Sunday, September 12, 2010


Once again it's an "Oh yeah - I have a blog" moment. It helps that it's football season again, so as Double A watches the game I'll do some typing and reviewing what's been happening in my oh so exciting life.

Earlier in the summer I commented that we had no big travel plans besides maybe Arkansas for a race. Well, we did go to Arkansas at the end of June for the 3 Legged Dawg race. The guys DNFd - Double A flatting in the 1st lap and The Klye just having one of those bad race days, both deciding that it just wasn't worth fighting the heat & humidity for a "just for fun race".

While I wasn't having the best time out there myself, I was in TSTS (Too Stoopid/Stubborn To Stop) mode and just couldn't find a good reason to stop. It didn't help that Double A dumped a shockingly refreshing bottle of ice cold water on my head when I came through the feed zone and told me to keep going. Maybe next year we'll remember how humid & miserable this race can be.

There was one upside to the Arkansas race, while we were there we watched some friends compete in an off-road triathlon. Well apparently the idea of doing an open water swim followed by riding/running off-road appealed to the boys and the next thing I knew they decided they wanted to do an off-road tri.

It didn't take long for them to find a local race and they had a little over a month to train for an event the includes a 400 meter swim and 5 kilometer run. Our pool is not designed for lap swimming and they were soon looking for a new place to swim. Luckily the pool at SMU is open during the summer and the boys started putting in laps there followed by a bike ride around White Rock Lake. A little bit a running around the neighborhood and they were ready.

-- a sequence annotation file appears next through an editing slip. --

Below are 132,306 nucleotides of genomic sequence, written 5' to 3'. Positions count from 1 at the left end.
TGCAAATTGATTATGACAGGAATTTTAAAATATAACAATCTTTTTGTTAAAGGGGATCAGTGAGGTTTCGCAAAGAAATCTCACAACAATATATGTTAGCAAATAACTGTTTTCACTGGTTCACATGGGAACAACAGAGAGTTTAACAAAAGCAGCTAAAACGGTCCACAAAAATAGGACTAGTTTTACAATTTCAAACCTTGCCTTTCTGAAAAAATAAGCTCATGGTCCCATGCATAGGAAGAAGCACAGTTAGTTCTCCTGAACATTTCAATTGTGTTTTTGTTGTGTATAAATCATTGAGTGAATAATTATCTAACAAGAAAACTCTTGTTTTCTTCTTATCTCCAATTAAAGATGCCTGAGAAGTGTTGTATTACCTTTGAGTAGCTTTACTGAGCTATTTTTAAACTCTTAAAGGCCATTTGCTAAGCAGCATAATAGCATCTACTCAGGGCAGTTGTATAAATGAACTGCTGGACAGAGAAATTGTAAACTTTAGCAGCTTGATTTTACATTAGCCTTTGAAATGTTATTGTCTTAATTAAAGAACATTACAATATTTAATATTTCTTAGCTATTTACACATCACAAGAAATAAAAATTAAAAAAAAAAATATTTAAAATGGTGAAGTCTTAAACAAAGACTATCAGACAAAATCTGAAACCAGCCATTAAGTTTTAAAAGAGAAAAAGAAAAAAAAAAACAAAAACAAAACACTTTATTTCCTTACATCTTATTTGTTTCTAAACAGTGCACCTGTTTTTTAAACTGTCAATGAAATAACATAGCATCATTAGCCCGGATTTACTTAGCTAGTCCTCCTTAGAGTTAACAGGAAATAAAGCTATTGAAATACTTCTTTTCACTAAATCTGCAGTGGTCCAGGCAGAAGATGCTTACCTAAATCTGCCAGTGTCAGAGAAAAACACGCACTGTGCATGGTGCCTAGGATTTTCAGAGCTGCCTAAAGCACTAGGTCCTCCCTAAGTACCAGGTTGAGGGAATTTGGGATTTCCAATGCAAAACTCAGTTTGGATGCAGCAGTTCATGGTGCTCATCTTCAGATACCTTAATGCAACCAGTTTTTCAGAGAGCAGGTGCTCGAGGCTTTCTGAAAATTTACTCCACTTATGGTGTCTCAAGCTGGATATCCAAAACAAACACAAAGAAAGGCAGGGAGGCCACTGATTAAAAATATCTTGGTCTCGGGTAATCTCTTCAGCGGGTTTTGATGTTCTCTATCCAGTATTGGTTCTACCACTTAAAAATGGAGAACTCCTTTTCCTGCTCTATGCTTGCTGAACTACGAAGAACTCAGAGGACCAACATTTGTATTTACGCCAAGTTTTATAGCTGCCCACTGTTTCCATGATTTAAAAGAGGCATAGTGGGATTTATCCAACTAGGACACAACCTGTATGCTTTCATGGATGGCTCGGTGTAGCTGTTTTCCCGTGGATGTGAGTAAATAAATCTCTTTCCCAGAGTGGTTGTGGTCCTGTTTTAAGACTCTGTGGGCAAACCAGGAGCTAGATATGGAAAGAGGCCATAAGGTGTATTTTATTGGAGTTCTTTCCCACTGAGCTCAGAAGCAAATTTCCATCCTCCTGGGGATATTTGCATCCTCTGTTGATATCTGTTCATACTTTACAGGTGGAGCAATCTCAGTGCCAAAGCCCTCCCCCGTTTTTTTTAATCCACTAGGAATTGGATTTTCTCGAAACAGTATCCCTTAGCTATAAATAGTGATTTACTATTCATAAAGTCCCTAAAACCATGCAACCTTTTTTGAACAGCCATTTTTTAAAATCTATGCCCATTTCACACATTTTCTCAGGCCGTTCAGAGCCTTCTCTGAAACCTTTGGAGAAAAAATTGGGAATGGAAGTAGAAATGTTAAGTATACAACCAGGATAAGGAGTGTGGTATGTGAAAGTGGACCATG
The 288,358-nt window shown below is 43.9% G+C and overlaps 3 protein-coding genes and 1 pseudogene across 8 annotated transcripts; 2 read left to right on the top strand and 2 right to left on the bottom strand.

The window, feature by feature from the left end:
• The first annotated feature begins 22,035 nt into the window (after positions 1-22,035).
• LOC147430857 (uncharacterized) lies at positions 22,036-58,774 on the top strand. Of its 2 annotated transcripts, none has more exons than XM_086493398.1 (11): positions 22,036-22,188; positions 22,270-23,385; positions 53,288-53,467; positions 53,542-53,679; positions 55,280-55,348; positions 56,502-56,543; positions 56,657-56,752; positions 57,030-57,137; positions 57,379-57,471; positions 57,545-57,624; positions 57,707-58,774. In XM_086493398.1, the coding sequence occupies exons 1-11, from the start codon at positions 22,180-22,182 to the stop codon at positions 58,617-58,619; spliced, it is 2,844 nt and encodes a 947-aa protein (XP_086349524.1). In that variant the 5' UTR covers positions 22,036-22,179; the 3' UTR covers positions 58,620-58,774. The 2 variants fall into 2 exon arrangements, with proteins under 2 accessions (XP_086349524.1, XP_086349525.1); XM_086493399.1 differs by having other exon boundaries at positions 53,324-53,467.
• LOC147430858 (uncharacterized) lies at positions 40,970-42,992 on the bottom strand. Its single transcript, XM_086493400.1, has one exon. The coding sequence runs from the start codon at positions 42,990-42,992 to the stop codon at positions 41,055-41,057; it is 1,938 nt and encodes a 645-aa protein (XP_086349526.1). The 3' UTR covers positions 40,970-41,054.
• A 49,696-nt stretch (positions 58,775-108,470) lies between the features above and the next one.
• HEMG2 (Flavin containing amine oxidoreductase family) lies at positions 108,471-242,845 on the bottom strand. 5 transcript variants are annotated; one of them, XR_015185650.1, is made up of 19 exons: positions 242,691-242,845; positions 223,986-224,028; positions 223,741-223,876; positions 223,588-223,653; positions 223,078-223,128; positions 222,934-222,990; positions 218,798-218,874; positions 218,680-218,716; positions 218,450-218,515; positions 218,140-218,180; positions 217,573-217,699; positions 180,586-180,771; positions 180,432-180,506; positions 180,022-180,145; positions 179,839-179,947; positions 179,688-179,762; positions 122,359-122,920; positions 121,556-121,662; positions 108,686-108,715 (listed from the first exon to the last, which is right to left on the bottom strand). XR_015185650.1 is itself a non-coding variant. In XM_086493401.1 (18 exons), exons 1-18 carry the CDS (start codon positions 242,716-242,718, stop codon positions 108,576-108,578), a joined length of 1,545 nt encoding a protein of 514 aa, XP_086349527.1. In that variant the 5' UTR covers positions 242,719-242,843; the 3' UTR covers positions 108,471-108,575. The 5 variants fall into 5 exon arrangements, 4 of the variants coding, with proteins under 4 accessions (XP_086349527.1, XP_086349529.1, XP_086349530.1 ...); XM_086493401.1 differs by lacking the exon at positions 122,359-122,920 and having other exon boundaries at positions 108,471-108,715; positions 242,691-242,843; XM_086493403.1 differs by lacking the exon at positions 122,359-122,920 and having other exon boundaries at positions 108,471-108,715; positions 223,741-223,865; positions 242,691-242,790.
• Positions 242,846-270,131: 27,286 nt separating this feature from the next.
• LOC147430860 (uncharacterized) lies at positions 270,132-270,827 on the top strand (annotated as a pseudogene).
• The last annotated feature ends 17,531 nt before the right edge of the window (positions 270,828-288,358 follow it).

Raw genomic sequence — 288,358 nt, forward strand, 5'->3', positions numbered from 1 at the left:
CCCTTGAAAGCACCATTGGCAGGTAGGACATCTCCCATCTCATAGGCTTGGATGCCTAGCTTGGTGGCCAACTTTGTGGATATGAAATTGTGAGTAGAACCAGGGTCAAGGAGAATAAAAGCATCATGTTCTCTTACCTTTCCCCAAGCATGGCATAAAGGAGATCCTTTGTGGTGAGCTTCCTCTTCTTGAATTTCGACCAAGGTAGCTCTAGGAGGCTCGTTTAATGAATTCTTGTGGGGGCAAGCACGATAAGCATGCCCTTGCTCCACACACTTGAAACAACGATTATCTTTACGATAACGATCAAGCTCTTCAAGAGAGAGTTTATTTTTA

I suggested practicing transitioning between each sport. One Sunday afternoon was spent with the boys doing a couple laps in the pool, running to the driveway to put on cycling shoes and helmets, jumping on the bike for a quick spin around the block, then returning to the driveway to take off the cycling gear and change into running shoes. A few repeats of this and they felt comfortable with going from swim to ride to run. The only thing left was to do the event itself.

August 15th rolled around on the calendar and with a 7am start, we were up oh so early and on our way to Loyd Park at Joe Pool Lake, the site of the event. The guys found their spots in the transition area and set up in the dark. Others we knew showed up and before long the sun was starting to rise and the guys got in the water to warm up for the swim. Check out the sexy swim caps - the different colors designate which wave the racers start in.

The sunrise was not much more than a colorful morning sky when Double A lined up with the first group to hit the water.

A few minutes later The Klye's wave was ready to go

Open water swim is a whole new game

and very physical as there is "kicking" and "punching" as every one tries to out swim each other.

Before too long the guys were out of the water

... and on the bikes

(Hmmm - do you think he can take her?)

Now is this is the part the guys should excel in. What placing they lost in the swim should easily be made up in the bike leg and this will also give them some time "to lose" in the run. While not a challenging mountain bike course - it was a mowed/flagged patch through the trees and fields - it was not without it's perils: thorns. When the guys rode the trail earlier The Klye pulled five thorns from one of his tires.

I really expected to see The Klye come out of the bike leg either ahead of or right on Double A's back wheel. Double A came in first and was off for his final leg

It wasn't too long before I saw The Klye coming in with a full head of steam, then he was off

Now I had a bit to sit and wait for the run to finish. 5k is a little over 3 miles, figuring the guys would run a 9 minute/mile at best I had 25 - 30 minutes for them to come in.

First in was Double A

and not far behind The Klye

Now before you go congratulating the old man for putting it to the punk kid... Double A's wave started 4 minutes before The Klye's, so the finish time difference was 1min7sec. Not quite a stomping. Oh yeah - The Klye also had a flat, which he stopped once to air up and then again to put in a new tube.